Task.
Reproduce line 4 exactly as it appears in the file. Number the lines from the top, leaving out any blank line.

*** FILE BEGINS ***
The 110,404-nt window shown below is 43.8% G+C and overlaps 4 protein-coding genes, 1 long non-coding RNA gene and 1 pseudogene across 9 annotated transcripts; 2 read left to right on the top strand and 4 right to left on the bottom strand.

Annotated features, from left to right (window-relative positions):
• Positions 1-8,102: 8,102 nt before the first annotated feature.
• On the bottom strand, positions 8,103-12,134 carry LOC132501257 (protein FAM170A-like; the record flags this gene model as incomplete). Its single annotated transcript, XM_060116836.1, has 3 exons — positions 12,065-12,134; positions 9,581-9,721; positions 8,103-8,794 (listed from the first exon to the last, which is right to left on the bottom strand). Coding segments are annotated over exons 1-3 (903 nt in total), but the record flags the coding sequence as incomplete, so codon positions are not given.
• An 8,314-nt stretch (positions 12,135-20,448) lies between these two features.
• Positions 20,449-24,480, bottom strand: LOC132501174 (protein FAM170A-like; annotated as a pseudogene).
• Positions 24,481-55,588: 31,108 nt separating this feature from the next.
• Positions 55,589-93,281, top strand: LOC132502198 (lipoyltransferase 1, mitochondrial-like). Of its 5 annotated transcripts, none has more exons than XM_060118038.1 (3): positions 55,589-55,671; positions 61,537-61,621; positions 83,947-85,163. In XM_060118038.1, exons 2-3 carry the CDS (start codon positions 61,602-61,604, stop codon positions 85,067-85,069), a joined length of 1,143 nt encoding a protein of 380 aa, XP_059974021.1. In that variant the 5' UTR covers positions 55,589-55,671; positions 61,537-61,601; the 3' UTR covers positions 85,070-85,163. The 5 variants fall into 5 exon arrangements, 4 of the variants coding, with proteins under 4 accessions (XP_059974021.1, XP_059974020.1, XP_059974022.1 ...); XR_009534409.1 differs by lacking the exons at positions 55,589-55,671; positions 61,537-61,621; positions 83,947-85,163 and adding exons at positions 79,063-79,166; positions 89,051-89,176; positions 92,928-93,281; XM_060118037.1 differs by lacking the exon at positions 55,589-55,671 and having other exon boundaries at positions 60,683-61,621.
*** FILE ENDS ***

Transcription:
• On the bottom strand, positions 8,103-12,134 carry LOC132501257 (protein FAM170A-like; the record flags this gene model as incomplete). Its single annotated transcript, XM_060116836.1, has 3 exons — positions 12,065-12,134; positions 9,581-9,721; positions 8,103-8,794 (listed from the first exon to the last, which is right to left on the bottom strand). Coding segments are annotated over exons 1-3 (903 nt in total), but the record flags the coding sequence as incomplete, so codon positions are not given.